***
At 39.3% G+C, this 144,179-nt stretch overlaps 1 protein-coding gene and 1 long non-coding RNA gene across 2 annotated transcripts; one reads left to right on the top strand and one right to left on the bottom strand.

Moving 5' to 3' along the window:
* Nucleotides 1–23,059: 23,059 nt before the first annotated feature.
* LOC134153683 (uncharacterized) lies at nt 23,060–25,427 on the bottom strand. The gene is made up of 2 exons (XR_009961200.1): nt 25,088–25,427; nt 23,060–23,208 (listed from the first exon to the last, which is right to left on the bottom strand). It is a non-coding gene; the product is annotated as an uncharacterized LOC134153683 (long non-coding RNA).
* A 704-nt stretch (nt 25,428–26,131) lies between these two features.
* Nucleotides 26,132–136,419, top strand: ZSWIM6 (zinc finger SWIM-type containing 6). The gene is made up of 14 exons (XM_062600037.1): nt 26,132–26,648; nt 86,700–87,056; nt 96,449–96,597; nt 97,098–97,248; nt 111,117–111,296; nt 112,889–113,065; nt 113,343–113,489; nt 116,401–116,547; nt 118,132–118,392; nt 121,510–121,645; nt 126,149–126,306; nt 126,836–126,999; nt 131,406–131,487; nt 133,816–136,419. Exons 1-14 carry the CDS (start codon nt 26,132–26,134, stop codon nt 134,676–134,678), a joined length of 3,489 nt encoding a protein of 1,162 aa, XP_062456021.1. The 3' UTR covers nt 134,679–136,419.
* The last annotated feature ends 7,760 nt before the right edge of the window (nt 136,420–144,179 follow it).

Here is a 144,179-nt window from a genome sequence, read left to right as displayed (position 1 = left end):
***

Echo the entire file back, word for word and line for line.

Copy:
At 39.3% G+C, this 144,179-nt stretch overlaps 1 protein-coding gene and 1 long non-coding RNA gene across 2 annotated transcripts; one reads left to right on the top strand and one right to left on the bottom strand.

Moving 5' to 3' along the window:
* Nucleotides 1–23,059: 23,059 nt before the first annotated feature.
* LOC134153683 (uncharacterized) lies at nt 23,060–25,427 on the bottom strand. The gene is made up of 2 exons (XR_009961200.1): nt 25,088–25,427; nt 23,060–23,208 (listed from the first exon to the last, which is right to left on the bottom strand). It is a non-coding gene; the product is annotated as an uncharacterized LOC134153683 (long non-coding RNA).
* A 704-nt stretch (nt 25,428–26,131) lies between these two features.
* Nucleotides 26,132–136,419, top strand: ZSWIM6 (zinc finger SWIM-type containing 6). The gene is made up of 14 exons (XM_062600037.1): nt 26,132–26,648; nt 86,700–87,056; nt 96,449–96,597; nt 97,098–97,248; nt 111,117–111,296; nt 112,889–113,065; nt 113,343–113,489; nt 116,401–116,547; nt 118,132–118,392; nt 121,510–121,645; nt 126,149–126,306; nt 126,836–126,999; nt 131,406–131,487; nt 133,816–136,419. Exons 1-14 carry the CDS (start codon nt 26,132–26,134, stop codon nt 134,676–134,678), a joined length of 3,489 nt encoding a protein of 1,162 aa, XP_062456021.1. The 3' UTR covers nt 134,679–136,419.
* The last annotated feature ends 7,760 nt before the right edge of the window (nt 136,420–144,179 follow it).

Here is a 144,179-nt window from a genome sequence, read left to right as displayed (position 1 = left end):